and family, are opened and read by the superiors. This is true for novices,
religious, at all stages of formation, and priests. All newspapers,
magazines and books are read and censored by the Superiors. There is no
possibility of having a confessor, spiritual director or advisor outside the
order. This is forbidden.

The control of communication with the outside world is also exercised within
the order and between members. Nobody can ever confide in another member in
any way within the order, especially if he has a problem of any sort. He
must discuss it with the superior and only the superior. There is a constant
supervision, vigilance of the superior at all times. NO friendship is
allowed between members.

Within the order there is a total lack of dialogue, discussion, disagreement
or dissent within the order. There is no room for any disagreement with the
Legion. The member has to accept everything the order says without question.
The motivation – every rule, every order, every idea of the Legion is
divinely ordained, directly inspired by God and, therefore, unquestionable.
The moment one questions a policy, a rule, a decision that person is
punished and maybe even banished, sent to some out of the way place (like
the missions in Quintana Roo, Mexico) where he can have no influence on

Another sect-like trait of the order is the difficulty involved with
leaving. It is extremely difficult to get out as one is constantly guided,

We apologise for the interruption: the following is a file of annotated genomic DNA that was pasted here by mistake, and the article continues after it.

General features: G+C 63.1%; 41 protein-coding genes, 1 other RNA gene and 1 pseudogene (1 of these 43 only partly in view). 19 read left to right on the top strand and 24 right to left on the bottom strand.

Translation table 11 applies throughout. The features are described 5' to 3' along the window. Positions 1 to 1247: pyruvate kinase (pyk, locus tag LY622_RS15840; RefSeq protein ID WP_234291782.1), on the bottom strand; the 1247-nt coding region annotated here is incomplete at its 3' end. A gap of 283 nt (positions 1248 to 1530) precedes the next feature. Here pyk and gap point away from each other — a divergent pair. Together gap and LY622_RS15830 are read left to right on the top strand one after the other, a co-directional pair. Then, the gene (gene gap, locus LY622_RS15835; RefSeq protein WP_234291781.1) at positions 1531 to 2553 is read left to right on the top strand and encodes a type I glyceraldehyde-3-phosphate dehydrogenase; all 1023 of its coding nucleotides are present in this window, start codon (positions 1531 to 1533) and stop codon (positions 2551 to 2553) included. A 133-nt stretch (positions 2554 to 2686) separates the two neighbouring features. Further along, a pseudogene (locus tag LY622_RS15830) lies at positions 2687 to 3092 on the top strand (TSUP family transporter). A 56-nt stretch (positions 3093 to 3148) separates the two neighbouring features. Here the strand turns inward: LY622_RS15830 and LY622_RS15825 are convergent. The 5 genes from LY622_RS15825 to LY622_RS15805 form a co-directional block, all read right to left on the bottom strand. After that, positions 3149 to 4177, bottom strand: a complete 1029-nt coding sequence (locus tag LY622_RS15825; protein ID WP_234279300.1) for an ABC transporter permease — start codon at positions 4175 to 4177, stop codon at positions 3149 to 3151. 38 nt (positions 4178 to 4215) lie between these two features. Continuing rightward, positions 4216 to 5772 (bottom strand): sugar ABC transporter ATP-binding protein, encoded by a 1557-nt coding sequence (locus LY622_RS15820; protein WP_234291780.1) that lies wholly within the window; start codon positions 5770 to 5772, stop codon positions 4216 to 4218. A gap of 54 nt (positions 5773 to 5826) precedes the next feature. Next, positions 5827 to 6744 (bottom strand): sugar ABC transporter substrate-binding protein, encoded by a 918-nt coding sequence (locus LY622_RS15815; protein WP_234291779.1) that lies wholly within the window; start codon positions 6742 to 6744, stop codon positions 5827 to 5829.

encouraged to stay with all sorts of arguments, and one is especially
saddled with a guilt complex: “you are betraying your vocation, you have a
responsibility toward the souls who will be lost because of this move.” When
one takes the decision to leave, he is carefully isolated from the other
members of the order, by being transferred to some other house, or a
campaign of rumor is spread among the other members – “be careful with Fr.
Peter, he has problems..” This experience is common to all who have left:
the sense of isolation and loneliness with which one leaves the Legion of
Christ is terrible.

Once you leave the Legion you will never hear from the order again. I spent
twenty years in the Legion. since the day I left I have never heard from the
order, have never received a letter, a phone call, much less an invitation
to visit, or a visit from them (even though for 11 years I have lived within